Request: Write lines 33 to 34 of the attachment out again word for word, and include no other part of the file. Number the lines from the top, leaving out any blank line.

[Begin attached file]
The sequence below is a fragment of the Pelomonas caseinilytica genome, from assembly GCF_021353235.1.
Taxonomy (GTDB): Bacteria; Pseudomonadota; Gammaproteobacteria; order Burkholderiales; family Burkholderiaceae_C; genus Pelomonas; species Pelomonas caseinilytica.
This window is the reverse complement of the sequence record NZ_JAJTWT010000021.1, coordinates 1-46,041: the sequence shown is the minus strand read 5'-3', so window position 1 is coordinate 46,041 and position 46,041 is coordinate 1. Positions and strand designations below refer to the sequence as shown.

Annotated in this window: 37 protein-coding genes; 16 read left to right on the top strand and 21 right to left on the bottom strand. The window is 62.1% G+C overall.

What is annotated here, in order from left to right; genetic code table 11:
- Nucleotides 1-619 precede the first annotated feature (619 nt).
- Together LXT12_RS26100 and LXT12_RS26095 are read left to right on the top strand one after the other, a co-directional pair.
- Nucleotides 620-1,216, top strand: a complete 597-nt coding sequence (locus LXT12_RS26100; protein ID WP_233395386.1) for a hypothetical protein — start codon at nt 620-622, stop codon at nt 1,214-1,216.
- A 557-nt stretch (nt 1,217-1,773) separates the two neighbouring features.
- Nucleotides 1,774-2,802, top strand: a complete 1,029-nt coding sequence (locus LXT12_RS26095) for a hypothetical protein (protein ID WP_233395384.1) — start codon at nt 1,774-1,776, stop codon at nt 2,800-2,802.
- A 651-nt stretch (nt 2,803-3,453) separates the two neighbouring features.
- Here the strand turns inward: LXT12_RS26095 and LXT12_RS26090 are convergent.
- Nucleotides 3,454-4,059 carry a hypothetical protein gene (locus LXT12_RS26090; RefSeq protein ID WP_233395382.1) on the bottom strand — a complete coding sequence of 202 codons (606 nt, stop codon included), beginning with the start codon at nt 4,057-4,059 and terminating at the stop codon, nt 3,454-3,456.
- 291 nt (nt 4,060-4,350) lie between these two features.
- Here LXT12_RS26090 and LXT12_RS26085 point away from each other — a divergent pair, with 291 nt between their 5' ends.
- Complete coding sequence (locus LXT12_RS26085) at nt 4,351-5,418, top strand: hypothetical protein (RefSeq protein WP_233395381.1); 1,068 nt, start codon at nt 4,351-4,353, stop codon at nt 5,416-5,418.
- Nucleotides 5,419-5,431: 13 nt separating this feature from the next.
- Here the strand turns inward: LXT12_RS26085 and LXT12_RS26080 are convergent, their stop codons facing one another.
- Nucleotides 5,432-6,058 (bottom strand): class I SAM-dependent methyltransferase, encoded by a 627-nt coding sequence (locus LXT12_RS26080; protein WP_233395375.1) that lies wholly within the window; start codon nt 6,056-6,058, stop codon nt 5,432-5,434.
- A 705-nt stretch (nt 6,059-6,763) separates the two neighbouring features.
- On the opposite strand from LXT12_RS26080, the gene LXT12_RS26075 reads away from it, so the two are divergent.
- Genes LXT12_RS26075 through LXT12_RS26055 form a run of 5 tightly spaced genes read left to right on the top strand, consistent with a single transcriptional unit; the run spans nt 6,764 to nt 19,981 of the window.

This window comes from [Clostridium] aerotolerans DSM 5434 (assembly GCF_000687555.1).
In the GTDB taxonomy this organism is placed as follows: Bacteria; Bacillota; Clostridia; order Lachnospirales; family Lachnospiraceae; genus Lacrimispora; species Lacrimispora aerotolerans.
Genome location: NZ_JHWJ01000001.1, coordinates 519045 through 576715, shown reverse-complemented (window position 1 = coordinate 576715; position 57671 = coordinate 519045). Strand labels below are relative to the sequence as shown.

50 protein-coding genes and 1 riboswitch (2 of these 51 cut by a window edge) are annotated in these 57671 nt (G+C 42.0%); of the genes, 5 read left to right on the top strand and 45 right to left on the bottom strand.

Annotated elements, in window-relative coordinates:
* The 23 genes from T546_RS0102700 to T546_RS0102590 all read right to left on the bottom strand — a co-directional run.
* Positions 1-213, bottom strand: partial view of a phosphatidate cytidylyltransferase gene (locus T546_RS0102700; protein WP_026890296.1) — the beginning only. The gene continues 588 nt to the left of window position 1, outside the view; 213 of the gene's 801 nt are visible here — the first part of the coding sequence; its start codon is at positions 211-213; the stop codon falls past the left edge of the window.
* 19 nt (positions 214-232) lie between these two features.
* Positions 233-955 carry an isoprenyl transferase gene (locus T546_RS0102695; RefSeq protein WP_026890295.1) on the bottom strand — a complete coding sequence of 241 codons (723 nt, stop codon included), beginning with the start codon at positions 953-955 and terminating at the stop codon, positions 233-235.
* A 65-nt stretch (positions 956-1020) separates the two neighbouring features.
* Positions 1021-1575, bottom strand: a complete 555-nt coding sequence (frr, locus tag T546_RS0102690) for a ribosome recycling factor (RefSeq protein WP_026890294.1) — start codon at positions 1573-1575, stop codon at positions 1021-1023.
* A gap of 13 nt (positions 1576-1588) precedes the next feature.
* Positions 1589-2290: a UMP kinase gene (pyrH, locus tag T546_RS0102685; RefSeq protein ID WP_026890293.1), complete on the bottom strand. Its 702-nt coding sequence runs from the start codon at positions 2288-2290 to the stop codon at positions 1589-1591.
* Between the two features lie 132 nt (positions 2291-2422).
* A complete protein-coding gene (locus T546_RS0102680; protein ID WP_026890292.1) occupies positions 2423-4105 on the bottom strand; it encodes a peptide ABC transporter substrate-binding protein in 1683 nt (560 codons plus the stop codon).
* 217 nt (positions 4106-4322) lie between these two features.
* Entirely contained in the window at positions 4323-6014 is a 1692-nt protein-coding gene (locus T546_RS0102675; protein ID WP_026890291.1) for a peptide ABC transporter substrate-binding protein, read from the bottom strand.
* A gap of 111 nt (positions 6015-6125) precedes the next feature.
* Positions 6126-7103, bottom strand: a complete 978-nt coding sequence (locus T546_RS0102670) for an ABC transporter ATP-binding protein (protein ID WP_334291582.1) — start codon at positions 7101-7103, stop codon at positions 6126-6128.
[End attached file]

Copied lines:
* Positions 1021-1575, bottom strand: a complete 555-nt coding sequence (frr, locus tag T546_RS0102690) for a ribosome recycling factor (RefSeq protein WP_026890294.1) — start codon at positions 1573-1575, stop codon at positions 1021-1023.
* A gap of 13 nt (positions 1576-1588) precedes the next feature.